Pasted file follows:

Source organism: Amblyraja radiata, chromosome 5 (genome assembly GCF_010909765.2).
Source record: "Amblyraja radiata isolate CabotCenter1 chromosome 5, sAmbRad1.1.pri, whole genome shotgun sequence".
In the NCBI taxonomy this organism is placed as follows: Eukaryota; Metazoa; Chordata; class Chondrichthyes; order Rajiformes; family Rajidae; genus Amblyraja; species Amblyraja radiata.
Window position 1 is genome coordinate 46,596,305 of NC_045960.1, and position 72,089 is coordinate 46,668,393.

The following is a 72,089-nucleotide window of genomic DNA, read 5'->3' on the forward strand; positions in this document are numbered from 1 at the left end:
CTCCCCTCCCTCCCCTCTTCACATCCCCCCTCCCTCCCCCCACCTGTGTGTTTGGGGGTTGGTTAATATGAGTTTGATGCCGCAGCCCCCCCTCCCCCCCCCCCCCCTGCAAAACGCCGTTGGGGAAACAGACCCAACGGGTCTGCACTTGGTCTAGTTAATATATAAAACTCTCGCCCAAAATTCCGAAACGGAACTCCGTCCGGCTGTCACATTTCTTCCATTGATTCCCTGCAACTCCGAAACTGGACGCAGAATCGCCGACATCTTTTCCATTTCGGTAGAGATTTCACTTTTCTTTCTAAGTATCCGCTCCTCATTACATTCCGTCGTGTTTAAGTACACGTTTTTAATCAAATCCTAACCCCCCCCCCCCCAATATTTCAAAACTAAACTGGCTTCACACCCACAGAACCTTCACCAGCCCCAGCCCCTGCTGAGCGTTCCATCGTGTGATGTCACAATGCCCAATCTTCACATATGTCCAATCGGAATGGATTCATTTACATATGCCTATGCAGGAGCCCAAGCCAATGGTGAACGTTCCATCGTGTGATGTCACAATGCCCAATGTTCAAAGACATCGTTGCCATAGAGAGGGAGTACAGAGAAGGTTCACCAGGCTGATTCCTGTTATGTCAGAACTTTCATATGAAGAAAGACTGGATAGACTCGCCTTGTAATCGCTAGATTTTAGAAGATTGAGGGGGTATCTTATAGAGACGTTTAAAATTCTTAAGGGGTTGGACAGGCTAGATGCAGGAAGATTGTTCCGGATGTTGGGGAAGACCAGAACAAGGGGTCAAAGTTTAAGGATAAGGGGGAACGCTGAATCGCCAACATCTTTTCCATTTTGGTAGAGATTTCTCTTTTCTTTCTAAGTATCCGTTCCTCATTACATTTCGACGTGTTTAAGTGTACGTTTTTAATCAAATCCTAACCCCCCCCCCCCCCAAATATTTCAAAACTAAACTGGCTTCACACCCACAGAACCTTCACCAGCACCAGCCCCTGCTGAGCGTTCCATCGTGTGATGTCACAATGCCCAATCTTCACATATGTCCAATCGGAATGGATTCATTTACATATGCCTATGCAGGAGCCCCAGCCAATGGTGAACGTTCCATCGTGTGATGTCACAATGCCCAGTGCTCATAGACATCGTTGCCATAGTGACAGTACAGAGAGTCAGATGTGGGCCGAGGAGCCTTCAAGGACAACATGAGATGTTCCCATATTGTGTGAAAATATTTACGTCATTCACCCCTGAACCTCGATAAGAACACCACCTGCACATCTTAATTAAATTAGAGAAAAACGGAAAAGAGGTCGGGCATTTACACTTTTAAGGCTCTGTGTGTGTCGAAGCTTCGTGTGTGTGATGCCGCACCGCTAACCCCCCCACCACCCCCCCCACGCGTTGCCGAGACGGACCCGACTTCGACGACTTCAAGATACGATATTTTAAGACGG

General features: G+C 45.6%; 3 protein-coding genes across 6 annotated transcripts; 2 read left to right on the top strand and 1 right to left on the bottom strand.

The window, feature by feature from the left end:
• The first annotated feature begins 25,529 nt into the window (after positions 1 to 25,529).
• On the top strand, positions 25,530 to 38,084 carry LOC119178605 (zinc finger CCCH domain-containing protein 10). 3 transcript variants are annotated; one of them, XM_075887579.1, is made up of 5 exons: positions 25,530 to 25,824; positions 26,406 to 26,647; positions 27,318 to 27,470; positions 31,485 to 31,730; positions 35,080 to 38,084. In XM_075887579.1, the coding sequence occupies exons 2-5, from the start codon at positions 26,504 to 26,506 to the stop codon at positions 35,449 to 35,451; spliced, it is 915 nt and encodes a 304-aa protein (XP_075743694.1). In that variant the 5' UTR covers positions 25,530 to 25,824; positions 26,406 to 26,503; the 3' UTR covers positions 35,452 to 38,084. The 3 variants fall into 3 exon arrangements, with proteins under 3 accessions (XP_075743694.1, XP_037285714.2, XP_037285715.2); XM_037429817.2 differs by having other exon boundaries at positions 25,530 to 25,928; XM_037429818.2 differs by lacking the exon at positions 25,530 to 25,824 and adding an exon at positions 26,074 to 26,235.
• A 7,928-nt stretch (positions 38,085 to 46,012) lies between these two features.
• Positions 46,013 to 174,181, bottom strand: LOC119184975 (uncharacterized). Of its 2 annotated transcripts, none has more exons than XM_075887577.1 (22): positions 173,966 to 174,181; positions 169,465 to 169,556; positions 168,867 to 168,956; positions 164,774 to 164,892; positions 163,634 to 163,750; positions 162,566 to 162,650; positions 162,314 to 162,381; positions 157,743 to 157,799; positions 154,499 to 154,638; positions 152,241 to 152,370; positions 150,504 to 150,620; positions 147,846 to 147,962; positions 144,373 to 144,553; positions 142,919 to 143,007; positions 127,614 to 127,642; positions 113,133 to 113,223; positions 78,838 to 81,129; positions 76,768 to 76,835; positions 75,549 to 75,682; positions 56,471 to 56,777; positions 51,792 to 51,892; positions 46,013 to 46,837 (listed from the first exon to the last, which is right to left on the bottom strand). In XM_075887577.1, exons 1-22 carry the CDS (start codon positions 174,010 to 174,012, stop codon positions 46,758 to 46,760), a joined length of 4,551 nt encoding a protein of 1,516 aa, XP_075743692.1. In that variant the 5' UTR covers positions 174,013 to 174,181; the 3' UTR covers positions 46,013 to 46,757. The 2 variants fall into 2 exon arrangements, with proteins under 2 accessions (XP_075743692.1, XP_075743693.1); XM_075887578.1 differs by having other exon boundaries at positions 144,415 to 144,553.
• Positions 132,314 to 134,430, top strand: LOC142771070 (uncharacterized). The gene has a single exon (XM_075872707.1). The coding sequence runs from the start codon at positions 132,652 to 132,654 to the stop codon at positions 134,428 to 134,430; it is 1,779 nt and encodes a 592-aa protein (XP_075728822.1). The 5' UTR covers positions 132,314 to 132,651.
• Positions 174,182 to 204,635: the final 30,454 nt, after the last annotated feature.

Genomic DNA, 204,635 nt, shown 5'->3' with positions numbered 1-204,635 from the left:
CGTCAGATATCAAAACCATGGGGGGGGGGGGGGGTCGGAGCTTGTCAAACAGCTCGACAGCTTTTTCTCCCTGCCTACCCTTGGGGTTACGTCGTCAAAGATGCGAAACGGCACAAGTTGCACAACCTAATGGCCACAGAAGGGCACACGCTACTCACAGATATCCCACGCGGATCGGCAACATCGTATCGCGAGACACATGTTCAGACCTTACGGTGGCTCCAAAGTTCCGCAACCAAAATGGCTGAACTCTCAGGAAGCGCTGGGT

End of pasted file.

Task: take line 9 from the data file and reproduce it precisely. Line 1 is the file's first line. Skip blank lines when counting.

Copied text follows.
• The first annotated feature begins 25,529 nt into the window (after positions 1 to 25,529).